High staff turnover and low employee morale are also viewed as having a negative effect on productivity in South Africa. However, South Africa ranks second in the share of managers whose companies plan to invest in programs to boost staff morale (71%), and the market reported a higher level of companies (75%) planning to embrace a performance methodology such as Six Sigma or Lean in South Africa in the coming year than in any other market surveyed.
“While we see communication issues as a challenge in South Africa, other regions feel that it is even more of a hindrance to their performance than in South Africa,” says Carvalho.
Communication to the workforce at large is seen as a particular issue; only two thirds (67%) of South African managers agreed that it is easy to communicate to the workforce. This level is lower than all other countries studied and 10 points lower than the global norm.
The legislative environment was also identified by one-third of South African managers surveyed as a key barrier their businesses’ productivity.
When queried on their priorities for improving productivity in the coming year, nine out of 10 South African managers (91%) reported that their companies plan to invest in workforce training in 2009. This is more than any other country studied and 10 points above the global norm. It is going to be hard for South African managers to see the return on their investment, since only 46% of managers reported that their companies formally and regularly assess the effectiveness of staff training; this is the lowest level of all countries studied and 17 points below the global norm.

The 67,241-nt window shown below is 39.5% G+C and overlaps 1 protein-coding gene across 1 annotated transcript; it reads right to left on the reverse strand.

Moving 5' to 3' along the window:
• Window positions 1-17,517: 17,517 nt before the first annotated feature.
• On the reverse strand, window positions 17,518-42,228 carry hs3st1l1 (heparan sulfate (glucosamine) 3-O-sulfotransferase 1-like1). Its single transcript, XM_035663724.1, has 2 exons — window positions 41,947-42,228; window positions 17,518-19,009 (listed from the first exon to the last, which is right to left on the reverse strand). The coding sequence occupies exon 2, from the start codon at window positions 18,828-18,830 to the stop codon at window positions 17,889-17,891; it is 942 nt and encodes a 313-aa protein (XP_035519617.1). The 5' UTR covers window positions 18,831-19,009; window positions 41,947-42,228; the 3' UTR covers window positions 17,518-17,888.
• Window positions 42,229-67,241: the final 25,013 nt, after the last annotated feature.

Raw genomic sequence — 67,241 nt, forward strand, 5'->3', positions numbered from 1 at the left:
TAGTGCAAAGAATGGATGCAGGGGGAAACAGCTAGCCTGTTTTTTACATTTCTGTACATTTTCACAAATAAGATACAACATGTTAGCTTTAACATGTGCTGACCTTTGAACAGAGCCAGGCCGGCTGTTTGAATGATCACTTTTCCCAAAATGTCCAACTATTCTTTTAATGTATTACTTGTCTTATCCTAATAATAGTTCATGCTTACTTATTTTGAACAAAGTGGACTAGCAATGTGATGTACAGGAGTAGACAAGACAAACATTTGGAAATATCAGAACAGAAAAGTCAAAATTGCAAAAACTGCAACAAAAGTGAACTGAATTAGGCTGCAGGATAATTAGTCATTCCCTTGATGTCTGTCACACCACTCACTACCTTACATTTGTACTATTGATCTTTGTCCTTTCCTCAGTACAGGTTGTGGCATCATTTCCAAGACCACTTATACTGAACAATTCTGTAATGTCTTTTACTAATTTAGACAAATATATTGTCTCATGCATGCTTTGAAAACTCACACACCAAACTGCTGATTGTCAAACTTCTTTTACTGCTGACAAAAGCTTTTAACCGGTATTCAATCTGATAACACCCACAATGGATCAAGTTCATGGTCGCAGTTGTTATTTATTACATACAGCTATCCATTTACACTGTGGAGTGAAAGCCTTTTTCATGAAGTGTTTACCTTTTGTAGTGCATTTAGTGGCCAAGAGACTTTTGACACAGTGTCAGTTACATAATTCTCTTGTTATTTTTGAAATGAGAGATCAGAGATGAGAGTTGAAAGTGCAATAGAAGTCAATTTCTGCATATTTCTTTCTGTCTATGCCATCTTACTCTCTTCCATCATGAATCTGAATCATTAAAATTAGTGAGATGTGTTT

“It is significant that training is so high on the agenda for companies in South Africa, given that workers in South Africa already receive more days of training than their counterparts in any other country studied (16 days on average). Yet a fifth of companies in South Africa find that their general workforce is unable (23%) and unmotivated (20%) to adopt change programs; this highlights one of the key challenges facing companies which want to drive improved productivity, ” says Carvalho.
In the Communication sector, some key findings of the survey include:
Communications sector managers believe their companies could potentially increase their productivity by 15.0% over the next two years, the second highest potential productivity gains among the sectors surveyed.
More than a quarter of Communications managers (28%) say high staff turnover inhibits their efficiency, making this the number one productivity barrier in the sector.
The other top barriers to improved productivity cited by Communications sector managers are the inability of general workforce to adopt change programs (24%), misalignment of corporate goals and objectives with staff performance or bonus metrics (23%), a lack of desire among the general workforce to adopt change programs, a lack of training for the general workforce, the quality of supervisors, external communication problems, and outdated equipment; (all 22%).
Communications managers surveyed identified the lack of general workforce training as the leading barrier to improved productivity in the sector.
28.9% of Communications managers think there is too much bureaucracy and red tape in their company.
The Productivity Report reveals the most commonly observed barriers that prevent companies from improving their productivity and provides data on key worker and supervisor activities. Trends in the researched industries can also be identified from the published data.
More information on the report is available on www.proudfootconsulting.com/productivity.